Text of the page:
Teenage Mutant Ninja Turtles means a lot of things to a lot of people. It was an international pop-cultural fixture of the late 1980s and ’90s. The four crime-fighting brothers were featured in comic books, several TV series, feature films, and a toy line worth the GDP of Guinea-Bissau. And the franchise even spawned Vanilla Ice ninja rap.
But to some people, those ninjutsu-proficient teen-turtles also meant nefarious liberal propaganda.
“If you thought the only drawbacks of the Teenage Mutant Ninja Turtles were that they cause your children to demand toys, whack each other with sticks and talk like surfers who have been in the sun too long, you’ve been deluding yourself,” syndicated columnist Stephen Chapman wrote in 1991. “The muscle-bound little reptiles, I regret to inform you, have a political agenda, which is the same color as their shells: green. Not content with entertaining children, the Turtles want to indoctrinate them in environmentalist dogma and put them to work spreading it.”
This reads as somewhat ironic given that the popularity of Teenage Mutant Ninja Turtles inadvertently sparked an environmental crisis in England in the ’90s. (For the full Daily Beast rundown on this, click here.) However, his environmentalist-turtle paranoia aside, Chapman did have a point: TMNT did indeed dabble in environmental politics, both in print and on-screen.
“Write to your government leaders at every level—city, county state, and federal,” the TMNT Random House kids’ book ABC’s for a Better Planet recommends. “Don’t buy or use products that hurt the environment. Get your folks and friends to do the same.” The book also took aim at farming practices and pesticides.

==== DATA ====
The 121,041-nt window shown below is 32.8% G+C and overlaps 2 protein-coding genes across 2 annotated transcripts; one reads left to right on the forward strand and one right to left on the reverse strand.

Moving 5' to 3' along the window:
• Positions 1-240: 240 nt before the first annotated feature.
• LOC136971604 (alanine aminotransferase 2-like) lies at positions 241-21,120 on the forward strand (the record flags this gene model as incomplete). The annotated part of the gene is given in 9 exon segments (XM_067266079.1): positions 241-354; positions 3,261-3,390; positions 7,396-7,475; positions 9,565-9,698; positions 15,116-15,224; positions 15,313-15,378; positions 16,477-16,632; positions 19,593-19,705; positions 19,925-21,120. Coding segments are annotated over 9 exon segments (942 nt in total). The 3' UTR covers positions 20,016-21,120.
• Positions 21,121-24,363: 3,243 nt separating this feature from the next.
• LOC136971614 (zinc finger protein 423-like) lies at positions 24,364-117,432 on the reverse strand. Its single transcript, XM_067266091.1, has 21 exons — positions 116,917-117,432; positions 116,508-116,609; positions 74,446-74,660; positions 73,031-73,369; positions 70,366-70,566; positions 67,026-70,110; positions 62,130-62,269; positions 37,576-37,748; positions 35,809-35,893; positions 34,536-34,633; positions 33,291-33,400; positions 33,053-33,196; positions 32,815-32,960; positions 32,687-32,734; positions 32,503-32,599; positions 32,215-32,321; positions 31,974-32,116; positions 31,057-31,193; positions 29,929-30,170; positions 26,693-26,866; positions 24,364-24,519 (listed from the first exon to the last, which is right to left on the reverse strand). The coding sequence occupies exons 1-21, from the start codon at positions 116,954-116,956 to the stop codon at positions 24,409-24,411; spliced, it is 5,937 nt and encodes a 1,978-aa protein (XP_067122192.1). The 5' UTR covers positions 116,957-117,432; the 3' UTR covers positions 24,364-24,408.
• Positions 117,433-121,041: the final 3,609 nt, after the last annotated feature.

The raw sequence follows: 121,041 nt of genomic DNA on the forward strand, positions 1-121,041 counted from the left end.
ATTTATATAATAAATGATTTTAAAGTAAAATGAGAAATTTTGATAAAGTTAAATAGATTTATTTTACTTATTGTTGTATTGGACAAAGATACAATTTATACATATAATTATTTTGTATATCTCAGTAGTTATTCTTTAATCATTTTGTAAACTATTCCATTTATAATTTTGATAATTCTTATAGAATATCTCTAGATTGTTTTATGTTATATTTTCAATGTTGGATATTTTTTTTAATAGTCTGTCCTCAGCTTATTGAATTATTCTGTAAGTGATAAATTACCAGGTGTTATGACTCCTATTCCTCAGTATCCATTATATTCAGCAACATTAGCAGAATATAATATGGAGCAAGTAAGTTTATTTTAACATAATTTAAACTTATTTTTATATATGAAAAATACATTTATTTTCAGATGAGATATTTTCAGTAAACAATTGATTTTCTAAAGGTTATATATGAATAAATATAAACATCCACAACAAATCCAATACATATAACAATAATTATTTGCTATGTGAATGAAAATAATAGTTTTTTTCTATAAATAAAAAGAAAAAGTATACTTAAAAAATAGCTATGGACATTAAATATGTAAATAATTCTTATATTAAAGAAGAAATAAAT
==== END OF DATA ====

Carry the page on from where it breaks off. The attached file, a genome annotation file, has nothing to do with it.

This call for political action among elementary school kids didn’t find much love in op-ed pages of The Wall Street Journal, either, where it was slammed as outrageous propaganda. The American Farm Bureau, a powerful agriculture-lobbying group, expressed their concerns that Random House “would stoop to using a children’s publication to advance such a biased and incorrect view of American agriculture.”
Furthermore, several issues of the TMNT comic-book series make the case that humanity’s last hope lies with people who are deeply committed to environmental politics and activism. In certain storylines, illegal industrial pollution is just as much a villain as the vengeful monsters it creates. Catastrophic sea level rise is depicted in the comics in a terrifying, bleak future. And there’s this helpful PSA from our four heroes on how not to kill birds and sea creatures with your six-pack holders:
But the Ninja Turtles’ sneaky leftism didn’t stop at environmental issues—and, sometimes, things got pretty damn dark. In the 1990 comic book Teenage Mutant Ninja Turtles Adventures #14, the New York City-based mutants travel to a jungle and battle a band of rainforest-destroying, journalist-kidnapping, trigger-happy mercenaries. The hired guns operate like a South American anti-communist death squad, seeing as how they assassinate a local union leader.
On the lighter end of the spectrum of mutant-ninja-turtle political commentary, the animated protagonists weighed in on U.S. drug policy. Well, not exactly. But they did tell 6-year-olds that smoking pot is lame.
"Drug dealers are dorks; don't even talk to ’em!" one of the turtles declares in an ad sponsored by the nonprofit Partnership for a Drug-Free America. It’s like Nancy Reagan’s “Just Say No” campaign, but starring crime-fighting, activist reptiles:
The new TMNT movie, produced by Michael Bay and starring Megan Fox, hits theaters on Friday. The film does appear to peripherally involve corrupt politicians. But from the looks of it, you should expect all the explosions, and none of the civics.